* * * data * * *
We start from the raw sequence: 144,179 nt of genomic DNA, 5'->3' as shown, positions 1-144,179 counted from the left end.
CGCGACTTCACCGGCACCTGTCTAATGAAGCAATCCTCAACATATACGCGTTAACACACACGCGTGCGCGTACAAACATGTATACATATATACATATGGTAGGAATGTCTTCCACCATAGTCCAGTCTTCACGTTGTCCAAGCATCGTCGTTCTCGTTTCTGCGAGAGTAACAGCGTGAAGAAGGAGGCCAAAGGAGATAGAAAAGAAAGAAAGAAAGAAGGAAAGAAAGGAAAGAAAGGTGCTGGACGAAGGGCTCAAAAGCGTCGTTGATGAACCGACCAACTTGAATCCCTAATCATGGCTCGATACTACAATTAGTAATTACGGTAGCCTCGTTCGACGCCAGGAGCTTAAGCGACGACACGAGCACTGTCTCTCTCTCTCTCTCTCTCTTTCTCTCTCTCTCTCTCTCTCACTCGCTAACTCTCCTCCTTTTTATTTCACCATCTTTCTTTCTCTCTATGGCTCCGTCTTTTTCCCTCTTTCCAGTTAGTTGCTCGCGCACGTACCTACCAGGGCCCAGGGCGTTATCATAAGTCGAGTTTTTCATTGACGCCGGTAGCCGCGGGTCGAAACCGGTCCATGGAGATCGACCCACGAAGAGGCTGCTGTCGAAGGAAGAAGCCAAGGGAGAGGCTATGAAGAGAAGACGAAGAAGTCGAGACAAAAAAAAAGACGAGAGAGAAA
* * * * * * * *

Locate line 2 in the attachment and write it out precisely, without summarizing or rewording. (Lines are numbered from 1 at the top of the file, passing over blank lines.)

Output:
CGCGACTTCACCGGCACCTGTCTAATGAAGCAATCCTCAACATATACGCGTTAACACACACGCGTGCGCGTACAAACATGTATACATATATACATATGGTAGGAATGTCTTCCACCATAGTCCAGTCTTCACGTTGTCCAAGCATCGTCGTTCTCGTTTCTGCGAGAGTAACAGCGTGAAGAAGGAGGCCAAAGGAGATAGAAAAGAAAGAAAGAAAGAAGGAAAGAAAGGAAAGAAAGGTGCTGGACGAAGGGCTCAAAAGCGTCGTTGATGAACCGACCAACTTGAATCCCTAATCATGGCTCGATACTACAATTAGTAATTACGGTAGCCTCGTTCGACGCCAGGAGCTTAAGCGACGACACGAGCACTGTCTCTCTCTCTCTCTCTCTCTTTCTCTCTCTCTCTCTCTCTCACTCGCTAACTCTCCTCCTTTTTATTTCACCATCTTTCTTTCTCTCTATGGCTCCGTCTTTTTCCCTCTTTCCAGTTAGTTGCTCGCGCACGTACCTACCAGGGCCCAGGGCGTTATCATAAGTCGAGTTTTTCATTGACGCCGGTAGCCGCGGGTCGAAACCGGTCCATGGAGATCGACCCACGAAGAGGCTGCTGTCGAAGGAAGAAGCCAAGGGAGAGGCTATGAAGAGAAGACGAAGAAGTCGAGACAAAAAAAAAGACGAGAGAGAAA